The Non-Position

One of the most frequently held positions by theists when talking to atheists is the assumption that not having a stance is, in and of itself, a position. Not only is this notion patently absurd, it’s illogical and nonsensical. Only when it comes to religion do human beings identify people for what they don’t believe in, and even then only in relation to their own personal theological belief system.

The most adequate way of explaining how a non-position isn’t a position is by using a version of the Bertrand Russell tea-pot hypothesis. Instead of an interstellar maverick piece of china, my example revolves around the existence of a beloved mythological figure: the unicorn.

If someone asserted to me that unicorns were real, and I asked them to demonstrate their position with testable, observable evidence, I’m not taking a position. I’m giving the person making the claim and opportunity to prove to me he is correct and a methodology with which to do so. While I may not happen to think that unicorns exist, based on personal experience, an understanding of science, and a complete lack of any evidence (testable or otherwise) – I’m not trying to falsify their claim. In order for me to be intellectually capable of such a feat, they would have to provide some kind of proof that can be measured and studied.

There are a multitude of different positions that one can take on any given issue, but theists seem to come to this illogical conclusion that not having a position is the same as having one. We cannot disprove God’s existence any more than we can disprove that unicorns exist. We can, however, prove that some claims in the Bible are in direct contradiction to scientific, consensus reality. This in itself does not completely refute the idea of a god, multiple gods, a creator creator, or malevolent/beneficent force of some sort. We could potentially draw the conclusion that it does refute the idea of the Hebrew tribal God, but in order for skeptics to measure evidence we first have to be provided with some.

The stance of an atheist is one that lacks a claim in response to an assertion. In the unicorns example, I’m not taking a position on whether or not I think that unicorns are or aren’t real, much like I do with respect to my lack of religious beliefs. I’m not taking a stance that a creator of some sort is or isn’t real. My stipulation is predicated on the notion that evidence is required to verify a claim, because sans a method of fact checking, testing, and falsifying, how does one even begin to demonstrate the things they think are real, true, or factual?

In a conversation with an old theist friend of mine, he suggested that even though he had no verifiable evidence to back up his supposition that God was real, I was equally stupid because I couldn’t disprove his claim. I explained to him that his lack of proof for something he is truly convinced is real isn’t an intellectually honest position to maintain, and that a stance which essentially says, ‘provide me with evidence’ is the best possible way human beings have for demonstrating the accuracy of claims.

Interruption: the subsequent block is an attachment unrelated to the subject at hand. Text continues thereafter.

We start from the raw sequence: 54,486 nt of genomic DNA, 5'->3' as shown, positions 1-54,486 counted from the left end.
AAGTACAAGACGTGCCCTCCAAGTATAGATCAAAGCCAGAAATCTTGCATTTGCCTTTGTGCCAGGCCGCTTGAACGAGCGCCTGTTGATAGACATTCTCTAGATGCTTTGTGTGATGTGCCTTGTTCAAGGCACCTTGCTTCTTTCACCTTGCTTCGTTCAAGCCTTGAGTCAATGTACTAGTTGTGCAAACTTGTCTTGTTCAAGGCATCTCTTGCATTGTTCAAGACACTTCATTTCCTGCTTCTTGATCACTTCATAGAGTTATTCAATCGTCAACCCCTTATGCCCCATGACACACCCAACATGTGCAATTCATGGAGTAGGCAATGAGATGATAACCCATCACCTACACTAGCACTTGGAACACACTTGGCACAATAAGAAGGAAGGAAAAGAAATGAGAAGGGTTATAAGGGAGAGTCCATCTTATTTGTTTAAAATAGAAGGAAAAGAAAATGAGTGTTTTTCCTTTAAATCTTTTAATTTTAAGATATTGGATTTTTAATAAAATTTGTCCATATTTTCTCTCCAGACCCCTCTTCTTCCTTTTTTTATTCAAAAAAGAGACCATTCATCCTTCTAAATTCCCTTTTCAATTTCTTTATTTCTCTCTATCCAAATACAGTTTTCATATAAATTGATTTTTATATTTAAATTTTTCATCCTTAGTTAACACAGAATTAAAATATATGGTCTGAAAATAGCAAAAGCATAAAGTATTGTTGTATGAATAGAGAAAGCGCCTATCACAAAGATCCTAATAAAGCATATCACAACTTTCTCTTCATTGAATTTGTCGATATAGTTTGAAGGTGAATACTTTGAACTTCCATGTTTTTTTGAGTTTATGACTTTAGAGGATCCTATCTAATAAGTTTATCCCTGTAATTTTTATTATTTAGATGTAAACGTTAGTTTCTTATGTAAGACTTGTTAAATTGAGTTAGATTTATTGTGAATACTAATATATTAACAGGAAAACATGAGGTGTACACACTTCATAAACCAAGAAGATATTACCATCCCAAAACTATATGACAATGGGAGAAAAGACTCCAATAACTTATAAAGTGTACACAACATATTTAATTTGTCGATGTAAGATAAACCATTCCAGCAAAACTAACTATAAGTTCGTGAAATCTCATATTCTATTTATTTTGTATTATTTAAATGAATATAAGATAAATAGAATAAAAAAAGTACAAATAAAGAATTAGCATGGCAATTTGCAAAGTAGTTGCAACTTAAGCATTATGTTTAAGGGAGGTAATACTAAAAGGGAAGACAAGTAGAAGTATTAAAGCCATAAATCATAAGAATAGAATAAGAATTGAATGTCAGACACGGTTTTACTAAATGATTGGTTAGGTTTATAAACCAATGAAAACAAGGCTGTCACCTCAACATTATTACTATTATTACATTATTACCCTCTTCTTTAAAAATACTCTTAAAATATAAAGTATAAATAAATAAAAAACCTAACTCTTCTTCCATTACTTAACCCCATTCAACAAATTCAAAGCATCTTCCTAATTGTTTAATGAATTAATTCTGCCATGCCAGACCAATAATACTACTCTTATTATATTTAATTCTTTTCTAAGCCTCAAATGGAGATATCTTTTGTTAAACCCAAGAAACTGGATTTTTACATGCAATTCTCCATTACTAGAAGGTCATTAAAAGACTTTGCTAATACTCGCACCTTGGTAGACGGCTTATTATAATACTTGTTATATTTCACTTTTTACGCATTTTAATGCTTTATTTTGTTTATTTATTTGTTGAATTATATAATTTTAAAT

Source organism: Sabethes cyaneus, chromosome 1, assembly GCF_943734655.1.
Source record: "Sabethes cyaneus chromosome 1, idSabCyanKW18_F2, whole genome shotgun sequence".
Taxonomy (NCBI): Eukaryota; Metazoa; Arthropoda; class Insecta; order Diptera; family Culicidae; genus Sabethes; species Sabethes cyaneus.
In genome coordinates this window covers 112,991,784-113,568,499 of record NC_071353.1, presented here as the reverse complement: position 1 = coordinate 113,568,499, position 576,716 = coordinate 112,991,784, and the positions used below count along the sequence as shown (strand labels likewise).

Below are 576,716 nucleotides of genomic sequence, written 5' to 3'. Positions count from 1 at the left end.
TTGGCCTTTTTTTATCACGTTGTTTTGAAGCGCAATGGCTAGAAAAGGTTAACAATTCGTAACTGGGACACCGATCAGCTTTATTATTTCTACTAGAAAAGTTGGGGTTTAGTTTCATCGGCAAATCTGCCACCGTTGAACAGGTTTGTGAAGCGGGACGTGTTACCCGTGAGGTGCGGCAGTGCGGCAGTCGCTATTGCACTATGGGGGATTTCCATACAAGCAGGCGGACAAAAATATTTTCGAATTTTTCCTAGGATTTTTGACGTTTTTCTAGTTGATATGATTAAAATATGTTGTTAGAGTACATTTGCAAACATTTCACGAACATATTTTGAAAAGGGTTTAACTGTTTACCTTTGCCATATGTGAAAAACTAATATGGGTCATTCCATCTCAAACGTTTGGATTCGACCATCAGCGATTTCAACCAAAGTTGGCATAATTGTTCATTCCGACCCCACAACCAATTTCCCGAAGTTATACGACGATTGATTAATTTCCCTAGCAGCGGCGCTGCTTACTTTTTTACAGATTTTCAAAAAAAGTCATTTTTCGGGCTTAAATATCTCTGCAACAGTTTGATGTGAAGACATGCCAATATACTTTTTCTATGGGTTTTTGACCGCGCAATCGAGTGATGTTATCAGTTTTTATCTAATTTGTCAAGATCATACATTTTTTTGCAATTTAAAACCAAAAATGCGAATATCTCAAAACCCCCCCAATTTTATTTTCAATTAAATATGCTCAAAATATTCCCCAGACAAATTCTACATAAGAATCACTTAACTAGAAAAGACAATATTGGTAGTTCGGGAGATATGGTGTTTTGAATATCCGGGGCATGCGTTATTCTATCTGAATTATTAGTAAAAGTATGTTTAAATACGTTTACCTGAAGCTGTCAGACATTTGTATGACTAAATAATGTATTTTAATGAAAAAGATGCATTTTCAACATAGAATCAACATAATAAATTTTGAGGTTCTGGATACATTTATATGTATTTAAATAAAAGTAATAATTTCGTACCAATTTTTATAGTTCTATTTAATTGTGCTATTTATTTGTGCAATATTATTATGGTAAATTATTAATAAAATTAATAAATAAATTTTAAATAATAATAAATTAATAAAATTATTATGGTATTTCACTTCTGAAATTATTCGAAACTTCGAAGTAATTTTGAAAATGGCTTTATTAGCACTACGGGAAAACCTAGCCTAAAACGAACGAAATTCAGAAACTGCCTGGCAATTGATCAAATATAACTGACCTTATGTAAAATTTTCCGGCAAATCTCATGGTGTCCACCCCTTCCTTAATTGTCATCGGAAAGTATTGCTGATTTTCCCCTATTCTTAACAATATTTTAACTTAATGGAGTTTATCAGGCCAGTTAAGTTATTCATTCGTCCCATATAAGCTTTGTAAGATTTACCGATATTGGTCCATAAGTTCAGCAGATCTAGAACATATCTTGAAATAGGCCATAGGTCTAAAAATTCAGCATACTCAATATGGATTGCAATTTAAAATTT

Faith-based positions are held irrespective of evidence because the emotional connection to the particular belief system in question is validation enough. Yet, there were two questions that I had for my theist friend with regard to his acceptance that he took his entire theological system on blind faith alone, and that he had absolutely no testable or observable evidence to prove he was telling the truth.

What justification do you have for thinking your claims are real, and how do you know the other people who make the same claims with regard to their own deities, that are just as convicted, aren’t telling the truth?

Without a measurable way of discerning fact from fiction, how do we draw accurate conclusions? The only mildly relevant part in his argument with regard to evidence seemed to be that I didn’t provide any proof which contradicts his assertion, so I proceeded to ask him if he could disprove the existence of Zeus, Thor, Lord Krishna, Xenu, or any other deity. His answer was no. I pointed out to him that based on his own argument, that means he should accept those as being true as well.

Though he entirely missed why his argument was illogical, he did point out to me that I was attacking his belief system, and by doing so I was actually taking a position by trying to contradict his assertion that faith is a pathway to truth. I didn’t attack his claim, I simply questioned how he went about demonstrating something was true without evidence to support his position, and how, without evidence, did he know his answer was the right one?

My argument is an inference with regard to the methodology by how theists go about demonstrating truth, and is irrespective of their specific claim. The default position is one of neutrality, where we neither confirm nor deny the existence or accuracy of something until adequate evidence is provided. If the proof part of the methodology isn’t adhered to, then the claim itself could never be demonstrated to the satisfaction of a rationalist.

That, ladies and gentlemen, isn’t a position against the specific religious or supernatural claim, that’s an understanding of reality, science, and critical thought.


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Jared Smith

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04 2012